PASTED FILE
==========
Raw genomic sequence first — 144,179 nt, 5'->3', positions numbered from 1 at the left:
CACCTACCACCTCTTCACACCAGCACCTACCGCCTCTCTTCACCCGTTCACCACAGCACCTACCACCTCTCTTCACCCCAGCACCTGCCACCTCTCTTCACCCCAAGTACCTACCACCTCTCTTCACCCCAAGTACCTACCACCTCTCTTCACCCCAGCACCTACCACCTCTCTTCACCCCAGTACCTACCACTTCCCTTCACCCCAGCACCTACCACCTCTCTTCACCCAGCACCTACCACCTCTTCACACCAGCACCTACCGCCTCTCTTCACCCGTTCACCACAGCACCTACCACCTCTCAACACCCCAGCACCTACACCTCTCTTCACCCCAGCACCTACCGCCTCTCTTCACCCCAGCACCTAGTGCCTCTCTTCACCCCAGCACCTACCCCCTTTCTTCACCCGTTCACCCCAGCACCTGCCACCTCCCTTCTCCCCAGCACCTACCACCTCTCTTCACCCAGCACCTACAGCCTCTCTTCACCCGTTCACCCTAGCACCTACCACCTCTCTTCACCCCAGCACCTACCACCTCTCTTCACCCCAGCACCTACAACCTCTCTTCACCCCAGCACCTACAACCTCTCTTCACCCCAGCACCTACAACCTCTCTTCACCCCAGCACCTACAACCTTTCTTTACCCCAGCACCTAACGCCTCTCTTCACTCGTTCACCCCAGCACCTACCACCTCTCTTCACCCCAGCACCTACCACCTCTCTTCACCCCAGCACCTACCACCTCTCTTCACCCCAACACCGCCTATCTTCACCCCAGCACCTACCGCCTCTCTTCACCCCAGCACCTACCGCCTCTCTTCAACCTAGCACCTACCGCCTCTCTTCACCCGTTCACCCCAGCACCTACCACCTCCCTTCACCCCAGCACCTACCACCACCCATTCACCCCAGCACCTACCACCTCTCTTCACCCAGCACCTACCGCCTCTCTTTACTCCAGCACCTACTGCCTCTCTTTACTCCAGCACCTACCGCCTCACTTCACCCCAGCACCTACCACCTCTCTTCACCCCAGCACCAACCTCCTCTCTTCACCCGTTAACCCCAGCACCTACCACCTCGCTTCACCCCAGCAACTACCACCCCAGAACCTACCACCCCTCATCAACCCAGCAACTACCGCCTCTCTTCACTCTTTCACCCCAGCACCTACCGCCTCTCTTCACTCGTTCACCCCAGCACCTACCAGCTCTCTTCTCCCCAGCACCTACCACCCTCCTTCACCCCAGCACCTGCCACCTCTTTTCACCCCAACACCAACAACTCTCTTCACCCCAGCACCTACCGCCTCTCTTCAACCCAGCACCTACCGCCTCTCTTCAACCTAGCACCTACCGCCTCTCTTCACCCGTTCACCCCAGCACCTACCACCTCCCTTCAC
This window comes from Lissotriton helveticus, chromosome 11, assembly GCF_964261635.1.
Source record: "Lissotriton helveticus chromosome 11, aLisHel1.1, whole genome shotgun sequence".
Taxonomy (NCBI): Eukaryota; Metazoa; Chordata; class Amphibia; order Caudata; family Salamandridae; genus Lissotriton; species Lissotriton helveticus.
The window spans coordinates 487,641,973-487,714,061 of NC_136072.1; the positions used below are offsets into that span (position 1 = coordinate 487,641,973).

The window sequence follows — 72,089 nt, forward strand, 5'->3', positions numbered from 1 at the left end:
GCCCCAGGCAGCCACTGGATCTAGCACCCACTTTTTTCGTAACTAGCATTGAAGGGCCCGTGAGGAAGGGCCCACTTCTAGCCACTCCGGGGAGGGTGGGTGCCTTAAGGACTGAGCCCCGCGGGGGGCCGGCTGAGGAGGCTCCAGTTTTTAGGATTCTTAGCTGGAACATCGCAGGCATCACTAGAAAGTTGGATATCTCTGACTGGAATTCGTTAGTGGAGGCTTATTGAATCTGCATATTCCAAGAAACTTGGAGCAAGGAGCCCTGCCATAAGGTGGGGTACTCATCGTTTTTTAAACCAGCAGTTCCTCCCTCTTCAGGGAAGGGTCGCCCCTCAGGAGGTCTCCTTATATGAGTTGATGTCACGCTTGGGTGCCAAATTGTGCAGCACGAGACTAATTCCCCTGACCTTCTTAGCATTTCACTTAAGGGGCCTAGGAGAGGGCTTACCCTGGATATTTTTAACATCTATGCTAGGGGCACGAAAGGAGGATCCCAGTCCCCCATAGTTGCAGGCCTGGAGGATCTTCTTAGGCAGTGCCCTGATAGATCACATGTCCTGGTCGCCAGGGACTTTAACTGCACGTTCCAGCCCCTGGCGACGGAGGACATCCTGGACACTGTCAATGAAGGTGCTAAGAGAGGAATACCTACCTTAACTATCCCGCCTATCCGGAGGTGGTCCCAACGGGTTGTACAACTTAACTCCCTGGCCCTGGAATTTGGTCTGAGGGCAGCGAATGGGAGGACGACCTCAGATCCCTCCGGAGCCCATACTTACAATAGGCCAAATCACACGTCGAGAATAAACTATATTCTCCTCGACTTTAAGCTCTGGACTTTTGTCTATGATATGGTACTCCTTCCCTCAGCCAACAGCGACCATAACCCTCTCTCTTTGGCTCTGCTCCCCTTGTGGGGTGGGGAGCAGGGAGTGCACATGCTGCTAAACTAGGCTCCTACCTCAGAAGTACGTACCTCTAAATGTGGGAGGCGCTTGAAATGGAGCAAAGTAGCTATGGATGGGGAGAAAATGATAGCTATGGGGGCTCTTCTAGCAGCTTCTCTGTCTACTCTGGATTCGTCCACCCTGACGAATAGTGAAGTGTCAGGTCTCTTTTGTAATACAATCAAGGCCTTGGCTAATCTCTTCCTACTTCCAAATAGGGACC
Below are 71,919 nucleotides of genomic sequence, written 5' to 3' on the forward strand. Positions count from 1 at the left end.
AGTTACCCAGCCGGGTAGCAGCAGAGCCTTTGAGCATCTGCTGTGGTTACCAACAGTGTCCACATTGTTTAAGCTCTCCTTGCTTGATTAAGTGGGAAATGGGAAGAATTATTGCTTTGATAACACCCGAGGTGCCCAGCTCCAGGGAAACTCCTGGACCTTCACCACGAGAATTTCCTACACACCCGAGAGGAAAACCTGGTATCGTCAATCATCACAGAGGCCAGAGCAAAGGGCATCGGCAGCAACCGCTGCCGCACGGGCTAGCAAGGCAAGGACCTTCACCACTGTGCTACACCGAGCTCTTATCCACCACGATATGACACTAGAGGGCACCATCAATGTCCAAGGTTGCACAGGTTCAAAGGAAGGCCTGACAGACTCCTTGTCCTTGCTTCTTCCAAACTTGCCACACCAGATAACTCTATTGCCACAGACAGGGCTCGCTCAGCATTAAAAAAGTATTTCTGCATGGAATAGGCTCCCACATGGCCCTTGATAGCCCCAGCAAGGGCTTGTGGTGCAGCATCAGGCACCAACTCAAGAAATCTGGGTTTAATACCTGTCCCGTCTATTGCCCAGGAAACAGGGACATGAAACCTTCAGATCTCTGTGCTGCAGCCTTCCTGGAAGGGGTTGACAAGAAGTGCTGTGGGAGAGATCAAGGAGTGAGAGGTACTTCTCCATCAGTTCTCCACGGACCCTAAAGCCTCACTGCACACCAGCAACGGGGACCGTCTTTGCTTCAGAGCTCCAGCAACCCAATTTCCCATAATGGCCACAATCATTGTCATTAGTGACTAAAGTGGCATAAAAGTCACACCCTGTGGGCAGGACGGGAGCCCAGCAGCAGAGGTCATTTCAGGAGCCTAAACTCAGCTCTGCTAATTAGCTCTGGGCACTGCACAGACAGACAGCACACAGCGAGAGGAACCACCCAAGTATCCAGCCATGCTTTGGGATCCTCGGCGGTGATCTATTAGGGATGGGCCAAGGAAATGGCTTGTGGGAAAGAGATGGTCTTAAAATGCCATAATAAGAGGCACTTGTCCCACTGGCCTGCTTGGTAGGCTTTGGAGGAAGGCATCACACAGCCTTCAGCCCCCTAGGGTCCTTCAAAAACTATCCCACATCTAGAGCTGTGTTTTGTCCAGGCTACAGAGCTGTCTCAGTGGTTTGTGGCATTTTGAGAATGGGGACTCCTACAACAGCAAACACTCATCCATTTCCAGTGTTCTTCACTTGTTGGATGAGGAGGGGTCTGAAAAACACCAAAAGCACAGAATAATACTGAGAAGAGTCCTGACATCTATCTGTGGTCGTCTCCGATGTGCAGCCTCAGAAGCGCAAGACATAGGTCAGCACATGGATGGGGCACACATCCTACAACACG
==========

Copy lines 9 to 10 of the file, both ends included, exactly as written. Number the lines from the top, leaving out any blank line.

Below are 71,919 nucleotides of genomic sequence, written 5' to 3' on the forward strand. Positions count from 1 at the left end.
AGTTACCCAGCCGGGTAGCAGCAGAGCCTTTGAGCATCTGCTGTGGTTACCAACAGTGTCCACATTGTTTAAGCTCTCCTTGCTTGATTAAGTGGGAAATGGGAAGAATTATTGCTTTGATAACACCCGAGGTGCCCAGCTCCAGGGAAACTCCTGGACCTTCACCACGAGAATTTCCTACACACCCGAGAGGAAAACCTGGTATCGTCAATCATCACAGAGGCCAGAGCAAAGGGCATCGGCAGCAACCGCTGCCGCACGGGCTAGCAAGGCAAGGACCTTCACCACTGTGCTACACCGAGCTCTTATCCACCACGATATGACACTAGAGGGCACCATCAATGTCCAAGGTTGCACAGGTTCAAAGGAAGGCCTGACAGACTCCTTGTCCTTGCTTCTTCCAAACTTGCCACACCAGATAACTCTATTGCCACAGACAGGGCTCGCTCAGCATTAAAAAAGTATTTCTGCATGGAATAGGCTCCCACATGGCCCTTGATAGCCCCAGCAAGGGCTTGTGGTGCAGCATCAGGCACCAACTCAAGAAATCTGGGTTTAATACCTGTCCCGTCTATTGCCCAGGAAACAGGGACATGAAACCTTCAGATCTCTGTGCTGCAGCCTTCCTGGAAGGGGTTGACAAGAAGTGCTGTGGGAGAGATCAAGGAGTGAGAGGTACTTCTCCATCAGTTCTCCACGGACCCTAAAGCCTCACTGCACACCAGCAACGGGGACCGTCTTTGCTTCAGAGCTCCAGCAACCCAATTTCCCATAATGGCCACAATCATTGTCATTAGTGACTAAAGTGGCATAAAAGTCACACCCTGTGGGCAGGACGGGAGCCCAGCAGCAGAGGTCATTTCAGGAGCCTAAACTCAGCTCTGCTAATTAGCTCTGGGCACTGCACAGACAGACAGCACACAGCGAGAGGAACCACCCAAGTATCCAGCCATGCTTTGGGATCCTCGGCGGTGATCTATTAGGGATGGGCCAAGGAAATGGCTTGTGGGAAAGAGATGGTCTTAAAATGCCATAATAAGAGGCACTTGTCCCACTGGCCTGCTTGGTAGGCTTTGGAGGAAGGCATCACACAGCCTTCAGCCCCCTAGGGTCCTTCAAAAACTATCCCACATCTAGAGCTGTGTTTTGTCCAGGCTACAGAGCTGTCTCAGTGGTTTGTGGCATTTTGAGAATGGGGACTCCTACAACAGCAAACACTCATCCATTTCCAGTGTTCTTCACTTGTTGGATGAGGAGGGGTCTGAAAAACACCAAAAGCACAGAATAATACTGAGAAGAGTCCTGACATCTATCTGTGGTCGTCTCCGATGTGCAGCCTCAGAAGCGCAAGACATAGGTCAGCACATGGATGGGGCACACATCCTACAACACG